To help us see this, Paul tells us what our primary purpose in the Kingdom will be, and therefore how we will use those rewards for the good of the kingdom of heaven.
And God raised us up with Christ and seated us with him in the heavenly realms in Christ Jesus, in order that in the coming ages he might show the incomparable riches of his grace, expressed in his kindness to us in Christ Jesus.2
God will forever use us as an object lesson to edify the people of the Kingdom of Heaven. That being our purpose, we will be able to do it as effectively as possible when we employ the rewards he’s given us. It’s not selfish to seek rewards which are the tools that will allow us to do work which will benefit others. By both offering us “grace” and generously rewarding us with “his kindness” we will be the active display of God’s glorious generosity. Seeking rewards then is a way of filling our tool chest for the work we will do in eternity. Being rewarded greatly in Heaven makes us able to express God’s glory more brightly and clearly when we get there. An example of this is when the elders around the throne lay crowns (their rewards) at Jesus’ feet in worship of him.3 Rewards are used to edify others in the Kingdom and glorify God.
The greatest evidence that seeking rewards should not be considered sinful comes from God’s own words. Spiritual maturity drives us to be motivated by the prize since heavenly rewards are God-centered no me-centered. Notice what God said to Abram:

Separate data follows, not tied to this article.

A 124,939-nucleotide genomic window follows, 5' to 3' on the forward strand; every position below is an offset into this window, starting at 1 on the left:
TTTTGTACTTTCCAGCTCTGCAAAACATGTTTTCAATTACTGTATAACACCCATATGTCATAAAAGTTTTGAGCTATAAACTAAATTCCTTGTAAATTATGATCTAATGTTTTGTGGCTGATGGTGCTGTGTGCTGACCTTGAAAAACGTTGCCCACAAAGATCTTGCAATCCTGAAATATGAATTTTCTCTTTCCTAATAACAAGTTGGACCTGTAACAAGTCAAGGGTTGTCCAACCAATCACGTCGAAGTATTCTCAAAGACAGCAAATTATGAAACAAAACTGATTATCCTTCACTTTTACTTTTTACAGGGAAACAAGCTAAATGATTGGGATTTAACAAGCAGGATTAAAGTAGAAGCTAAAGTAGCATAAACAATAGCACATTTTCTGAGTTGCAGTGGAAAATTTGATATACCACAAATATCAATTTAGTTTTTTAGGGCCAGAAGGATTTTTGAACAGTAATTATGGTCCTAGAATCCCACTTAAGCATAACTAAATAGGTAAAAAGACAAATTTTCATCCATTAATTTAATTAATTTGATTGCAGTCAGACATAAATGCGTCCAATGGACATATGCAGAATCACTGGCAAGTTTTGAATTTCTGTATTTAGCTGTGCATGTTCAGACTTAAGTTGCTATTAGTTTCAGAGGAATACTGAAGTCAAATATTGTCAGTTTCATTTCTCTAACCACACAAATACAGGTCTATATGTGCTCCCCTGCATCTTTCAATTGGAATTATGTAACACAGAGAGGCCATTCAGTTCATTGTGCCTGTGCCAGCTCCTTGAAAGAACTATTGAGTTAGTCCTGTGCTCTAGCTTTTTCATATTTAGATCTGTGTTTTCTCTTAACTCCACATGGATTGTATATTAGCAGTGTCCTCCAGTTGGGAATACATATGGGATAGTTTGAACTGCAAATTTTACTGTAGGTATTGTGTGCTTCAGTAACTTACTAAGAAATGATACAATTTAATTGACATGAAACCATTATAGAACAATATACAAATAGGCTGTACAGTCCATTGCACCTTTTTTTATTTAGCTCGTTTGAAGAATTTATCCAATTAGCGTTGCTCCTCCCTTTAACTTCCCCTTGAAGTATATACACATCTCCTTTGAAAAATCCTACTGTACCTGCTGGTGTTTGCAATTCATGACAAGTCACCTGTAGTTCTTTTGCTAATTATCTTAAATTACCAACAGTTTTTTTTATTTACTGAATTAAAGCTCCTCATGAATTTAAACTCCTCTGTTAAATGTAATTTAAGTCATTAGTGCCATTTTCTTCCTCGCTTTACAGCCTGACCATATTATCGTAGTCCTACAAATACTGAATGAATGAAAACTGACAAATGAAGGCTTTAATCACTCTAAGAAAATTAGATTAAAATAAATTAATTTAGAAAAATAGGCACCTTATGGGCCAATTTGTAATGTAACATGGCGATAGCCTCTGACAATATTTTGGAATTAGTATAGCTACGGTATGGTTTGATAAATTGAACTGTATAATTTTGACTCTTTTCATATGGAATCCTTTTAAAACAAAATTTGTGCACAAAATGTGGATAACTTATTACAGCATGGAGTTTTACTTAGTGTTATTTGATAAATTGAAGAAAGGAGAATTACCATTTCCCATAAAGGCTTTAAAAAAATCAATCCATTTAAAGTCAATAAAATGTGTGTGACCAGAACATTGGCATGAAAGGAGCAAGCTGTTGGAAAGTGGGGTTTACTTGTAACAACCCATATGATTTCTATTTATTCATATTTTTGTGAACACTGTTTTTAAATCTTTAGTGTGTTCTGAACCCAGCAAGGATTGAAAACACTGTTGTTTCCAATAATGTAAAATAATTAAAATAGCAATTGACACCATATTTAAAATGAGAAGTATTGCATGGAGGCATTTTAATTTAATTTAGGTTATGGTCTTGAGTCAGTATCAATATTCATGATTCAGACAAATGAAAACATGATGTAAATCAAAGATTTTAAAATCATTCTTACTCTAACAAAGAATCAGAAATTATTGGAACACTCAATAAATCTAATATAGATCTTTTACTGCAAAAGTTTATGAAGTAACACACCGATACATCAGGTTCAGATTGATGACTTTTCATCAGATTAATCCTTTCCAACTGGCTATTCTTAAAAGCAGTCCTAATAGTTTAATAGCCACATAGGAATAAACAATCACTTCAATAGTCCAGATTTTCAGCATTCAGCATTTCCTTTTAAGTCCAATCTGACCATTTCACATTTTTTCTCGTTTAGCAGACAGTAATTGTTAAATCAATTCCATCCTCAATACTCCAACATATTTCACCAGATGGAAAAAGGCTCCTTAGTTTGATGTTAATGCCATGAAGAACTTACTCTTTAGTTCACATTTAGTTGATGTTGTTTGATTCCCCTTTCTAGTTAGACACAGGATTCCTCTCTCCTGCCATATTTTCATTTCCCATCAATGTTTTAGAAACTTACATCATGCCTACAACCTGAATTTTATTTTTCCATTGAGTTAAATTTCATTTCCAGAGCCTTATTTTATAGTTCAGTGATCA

“I am your shield, your exceedingly great reward.”4
Despite promising him great treasures like descendants, the promise land, and blessings God makes it clear that He Himself was and is Abram’s Reward. God is not just a reward but and exceedingly great reward. All of those other things which God promised him were pale in comparison. Of all the rewards there are, God is the best. What does it mean to be rewarded with God? One word: fellowship.
The true reward is God. The one who is most rewarded in Heaven is the one who will most enjoy fellowship with the Father and with Christ. The one who is closest to Him in heaven will have the greatest experience there. So seeking rewards, is equivalent to seeking a closer fellowship with God. After all, every heavenly reward is connected to the fellowship the rewarded shares with the rewarder.
In writing about fellowship with the Father and with Christ the apostle John said:
…that you also may have fellowship with us; and truly our fellowship is with the Father and with His Son Jesus Christ. And these things we write to you that your joy may be full.
The one who has the closest fellowship with the Father and with Christ will have the fullest joy. This is true both on earth and in Heaven. Everyone will experience joy in the kingdom of Heaven, but those who were faithful on earth will have a greater capacity for joy there. Their joy will be more full, because the primary thing that God rewards faithful followers with is Himself. Fellowship with God is the ultimate reward which all other rewards are subordinate to. So if it is selfish to want a closer fellowship with God, then count me selfish, because I want it. Though, one thing you can’t claim is that seeking reward is sinful.
We’ve seen that being motivated by reward is not sinful. The evidence that it isn’t is first the superstars of the faith were motivated by rewards, second rewards are for the edification kingdom and glorification of God, and third because God Himself is the ultimate reward.
1 Hebrews 11:24-26
2 Ephesians 2:6-7
3 Revelation 4:10
4 Genesis 15:1